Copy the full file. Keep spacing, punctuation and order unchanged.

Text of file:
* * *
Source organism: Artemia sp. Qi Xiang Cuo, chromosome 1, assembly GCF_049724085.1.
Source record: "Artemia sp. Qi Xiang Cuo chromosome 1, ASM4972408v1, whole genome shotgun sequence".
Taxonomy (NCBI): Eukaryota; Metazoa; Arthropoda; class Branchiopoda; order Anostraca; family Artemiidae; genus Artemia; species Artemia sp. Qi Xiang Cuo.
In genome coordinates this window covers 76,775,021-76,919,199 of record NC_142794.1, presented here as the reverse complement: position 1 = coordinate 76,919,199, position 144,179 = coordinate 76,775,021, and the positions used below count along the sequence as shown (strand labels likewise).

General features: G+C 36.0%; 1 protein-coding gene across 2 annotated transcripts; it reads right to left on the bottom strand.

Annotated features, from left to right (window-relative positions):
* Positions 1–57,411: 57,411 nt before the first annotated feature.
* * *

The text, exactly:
Source organism: Artemia sp. Qi Xiang Cuo, chromosome 1, assembly GCF_049724085.1.
Source record: "Artemia sp. Qi Xiang Cuo chromosome 1, ASM4972408v1, whole genome shotgun sequence".
Taxonomy (NCBI): Eukaryota; Metazoa; Arthropoda; class Branchiopoda; order Anostraca; family Artemiidae; genus Artemia; species Artemia sp. Qi Xiang Cuo.
In genome coordinates this window covers 76,775,021-76,919,199 of record NC_142794.1, presented here as the reverse complement: position 1 = coordinate 76,919,199, position 144,179 = coordinate 76,775,021, and the positions used below count along the sequence as shown (strand labels likewise).

General features: G+C 36.0%; 1 protein-coding gene across 2 annotated transcripts; it reads right to left on the bottom strand.

Annotated features, from left to right (window-relative positions):
* Positions 1–57,411: 57,411 nt before the first annotated feature.